1. Establish a collaborative effort between farmers and researchers to identify NT production methods that are appropriate for a variety of crops, soil types, and farming scales suitable for organic vegetable production in the Deep South.
2. Evaluate the effectiveness of various high residue cover crops and mixtures for ease of growth, maintenance of soil fertility, and weed control.
3. Evaluate tillage treatments across various soil types, cash crops, and cover crops, with respect to soil fertility, weed control, crop yield, and farmer acceptance.
4. Evaluate the effects of different pre-plant fertilizer rates on crop yield, weed populations, and cover crop growth.
5. Expand NT production practices in AL by assisting small-scale farmers in the state with the implementation of organic NT practices.
A roller crimper was designed by a project participant, Ted Kornecki, engineer for the USDA-ARS Soils Dynamics Lab (NSDL, for a BCS walk behind tractor. This implement is suitable for small scale growers, which include most of the organic farmers in this state. The roller crimper was demonstrated at 2 field days held during 2012 and it was displayed during the Southern Sustainable Agriculture Working Group Conference in Arkansas.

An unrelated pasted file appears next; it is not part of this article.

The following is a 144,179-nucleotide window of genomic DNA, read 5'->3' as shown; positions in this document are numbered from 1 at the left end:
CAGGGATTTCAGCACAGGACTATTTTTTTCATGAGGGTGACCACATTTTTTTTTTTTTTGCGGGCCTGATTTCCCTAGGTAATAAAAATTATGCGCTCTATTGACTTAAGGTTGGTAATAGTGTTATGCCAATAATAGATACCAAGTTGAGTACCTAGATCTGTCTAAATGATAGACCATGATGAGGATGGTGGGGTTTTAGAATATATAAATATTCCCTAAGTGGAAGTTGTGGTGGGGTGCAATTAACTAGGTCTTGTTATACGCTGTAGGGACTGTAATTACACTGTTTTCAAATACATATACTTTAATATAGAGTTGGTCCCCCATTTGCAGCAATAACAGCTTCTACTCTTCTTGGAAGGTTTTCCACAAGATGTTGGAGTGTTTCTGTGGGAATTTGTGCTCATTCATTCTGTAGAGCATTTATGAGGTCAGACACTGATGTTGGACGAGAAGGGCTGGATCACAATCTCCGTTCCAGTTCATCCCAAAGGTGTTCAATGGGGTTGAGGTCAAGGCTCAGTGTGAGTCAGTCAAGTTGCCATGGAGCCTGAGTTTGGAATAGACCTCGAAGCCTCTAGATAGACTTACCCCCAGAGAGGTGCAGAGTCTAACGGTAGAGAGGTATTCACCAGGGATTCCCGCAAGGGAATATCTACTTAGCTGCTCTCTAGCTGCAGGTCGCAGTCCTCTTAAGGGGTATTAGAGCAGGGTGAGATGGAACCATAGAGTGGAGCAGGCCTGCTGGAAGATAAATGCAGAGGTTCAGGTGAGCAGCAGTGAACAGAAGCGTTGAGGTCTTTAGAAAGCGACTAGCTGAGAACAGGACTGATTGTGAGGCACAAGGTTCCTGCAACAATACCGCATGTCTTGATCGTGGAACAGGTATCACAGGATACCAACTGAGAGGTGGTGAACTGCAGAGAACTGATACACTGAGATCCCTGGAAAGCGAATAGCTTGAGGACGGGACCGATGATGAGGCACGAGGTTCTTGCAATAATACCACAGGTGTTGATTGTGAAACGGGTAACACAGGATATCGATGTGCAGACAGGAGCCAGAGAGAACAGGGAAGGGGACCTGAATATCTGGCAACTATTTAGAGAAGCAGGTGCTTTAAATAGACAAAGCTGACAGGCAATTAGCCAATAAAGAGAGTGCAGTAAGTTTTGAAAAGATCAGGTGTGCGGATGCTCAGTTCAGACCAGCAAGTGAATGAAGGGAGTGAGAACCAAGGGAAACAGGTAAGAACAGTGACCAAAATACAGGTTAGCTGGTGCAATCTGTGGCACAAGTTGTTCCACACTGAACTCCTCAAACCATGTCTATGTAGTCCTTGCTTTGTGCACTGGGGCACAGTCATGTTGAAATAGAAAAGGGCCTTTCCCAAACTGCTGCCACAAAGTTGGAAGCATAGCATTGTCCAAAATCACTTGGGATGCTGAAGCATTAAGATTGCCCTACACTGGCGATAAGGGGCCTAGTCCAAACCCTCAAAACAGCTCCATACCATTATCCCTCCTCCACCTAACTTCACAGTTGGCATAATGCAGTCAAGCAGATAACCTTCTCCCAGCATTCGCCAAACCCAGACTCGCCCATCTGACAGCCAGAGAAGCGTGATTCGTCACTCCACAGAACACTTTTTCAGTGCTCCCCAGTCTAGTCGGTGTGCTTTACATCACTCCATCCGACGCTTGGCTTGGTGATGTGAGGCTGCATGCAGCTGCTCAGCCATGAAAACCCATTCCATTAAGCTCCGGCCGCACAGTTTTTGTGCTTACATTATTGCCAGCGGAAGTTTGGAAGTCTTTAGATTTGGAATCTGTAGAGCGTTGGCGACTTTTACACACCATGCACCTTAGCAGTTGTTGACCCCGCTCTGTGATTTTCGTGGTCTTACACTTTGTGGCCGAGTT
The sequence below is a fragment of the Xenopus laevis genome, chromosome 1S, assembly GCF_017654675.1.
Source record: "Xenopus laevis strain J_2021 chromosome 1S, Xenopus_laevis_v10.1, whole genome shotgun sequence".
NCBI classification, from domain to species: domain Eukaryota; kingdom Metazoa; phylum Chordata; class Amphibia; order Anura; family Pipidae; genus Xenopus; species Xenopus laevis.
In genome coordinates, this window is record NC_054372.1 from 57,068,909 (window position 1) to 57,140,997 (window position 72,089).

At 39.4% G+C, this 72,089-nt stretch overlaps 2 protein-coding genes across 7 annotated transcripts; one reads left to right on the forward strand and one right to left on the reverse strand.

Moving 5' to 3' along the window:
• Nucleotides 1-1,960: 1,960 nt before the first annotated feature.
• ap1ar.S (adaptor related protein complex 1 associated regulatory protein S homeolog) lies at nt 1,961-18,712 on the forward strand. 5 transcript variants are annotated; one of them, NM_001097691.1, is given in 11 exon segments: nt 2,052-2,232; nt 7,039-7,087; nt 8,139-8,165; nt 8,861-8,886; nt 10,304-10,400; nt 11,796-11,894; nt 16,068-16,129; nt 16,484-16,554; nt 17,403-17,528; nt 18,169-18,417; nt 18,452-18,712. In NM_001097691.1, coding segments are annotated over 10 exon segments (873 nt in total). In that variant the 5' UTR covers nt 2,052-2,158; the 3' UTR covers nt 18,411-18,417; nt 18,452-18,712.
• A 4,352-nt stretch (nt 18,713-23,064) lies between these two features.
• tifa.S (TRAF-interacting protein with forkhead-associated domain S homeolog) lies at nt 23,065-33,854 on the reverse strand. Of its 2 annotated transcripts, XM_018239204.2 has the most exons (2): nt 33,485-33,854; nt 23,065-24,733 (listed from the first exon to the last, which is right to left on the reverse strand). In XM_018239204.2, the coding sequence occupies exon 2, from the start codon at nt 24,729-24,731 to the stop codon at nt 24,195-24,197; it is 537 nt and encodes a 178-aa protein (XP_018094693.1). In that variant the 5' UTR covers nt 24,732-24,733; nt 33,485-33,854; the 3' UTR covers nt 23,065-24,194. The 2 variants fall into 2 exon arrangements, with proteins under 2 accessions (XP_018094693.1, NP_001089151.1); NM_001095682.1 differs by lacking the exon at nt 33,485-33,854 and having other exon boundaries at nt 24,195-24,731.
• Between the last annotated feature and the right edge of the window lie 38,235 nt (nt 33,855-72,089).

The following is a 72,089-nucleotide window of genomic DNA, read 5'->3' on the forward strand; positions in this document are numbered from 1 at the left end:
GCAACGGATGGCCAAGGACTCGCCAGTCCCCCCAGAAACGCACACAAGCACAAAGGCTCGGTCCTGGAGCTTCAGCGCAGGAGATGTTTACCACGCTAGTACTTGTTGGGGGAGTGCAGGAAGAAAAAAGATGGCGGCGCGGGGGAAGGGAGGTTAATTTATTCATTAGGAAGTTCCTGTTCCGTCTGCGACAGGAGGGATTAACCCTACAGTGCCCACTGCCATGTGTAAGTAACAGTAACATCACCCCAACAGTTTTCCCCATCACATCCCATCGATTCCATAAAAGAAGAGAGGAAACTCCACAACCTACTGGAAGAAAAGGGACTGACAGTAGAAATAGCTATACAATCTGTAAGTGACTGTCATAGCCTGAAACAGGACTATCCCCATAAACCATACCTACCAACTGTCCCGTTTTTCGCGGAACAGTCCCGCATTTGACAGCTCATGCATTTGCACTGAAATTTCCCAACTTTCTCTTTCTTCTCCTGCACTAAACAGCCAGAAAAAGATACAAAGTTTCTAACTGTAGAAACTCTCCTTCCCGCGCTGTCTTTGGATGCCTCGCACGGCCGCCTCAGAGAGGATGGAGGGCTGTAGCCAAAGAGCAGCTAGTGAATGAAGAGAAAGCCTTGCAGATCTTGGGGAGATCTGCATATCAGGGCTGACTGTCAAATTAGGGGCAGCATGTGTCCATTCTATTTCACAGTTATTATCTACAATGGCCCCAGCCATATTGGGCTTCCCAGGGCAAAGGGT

The USDA ARS Soils Dynamics Lab transported no till equipment to two field days: one at Red Root Farm in Banks and the other at Whirlwind Farm in Geraldine. At Red Root Farm a sunflower cover crop was rolled with a roller crimper and millet was direct-seeded into the residue with a no till drill. At Geraldine, a sunn hemp cover crop was terminated with the roller crimper and the no till transplanter was used to plant brassicas into the sunn hemp residue. One of the participants of the second field day reported using a board and chains that he dragged over his rye cover crop to roll it by hand.
Participating farmers tried various types of cover crops and cash crops in their NT systems.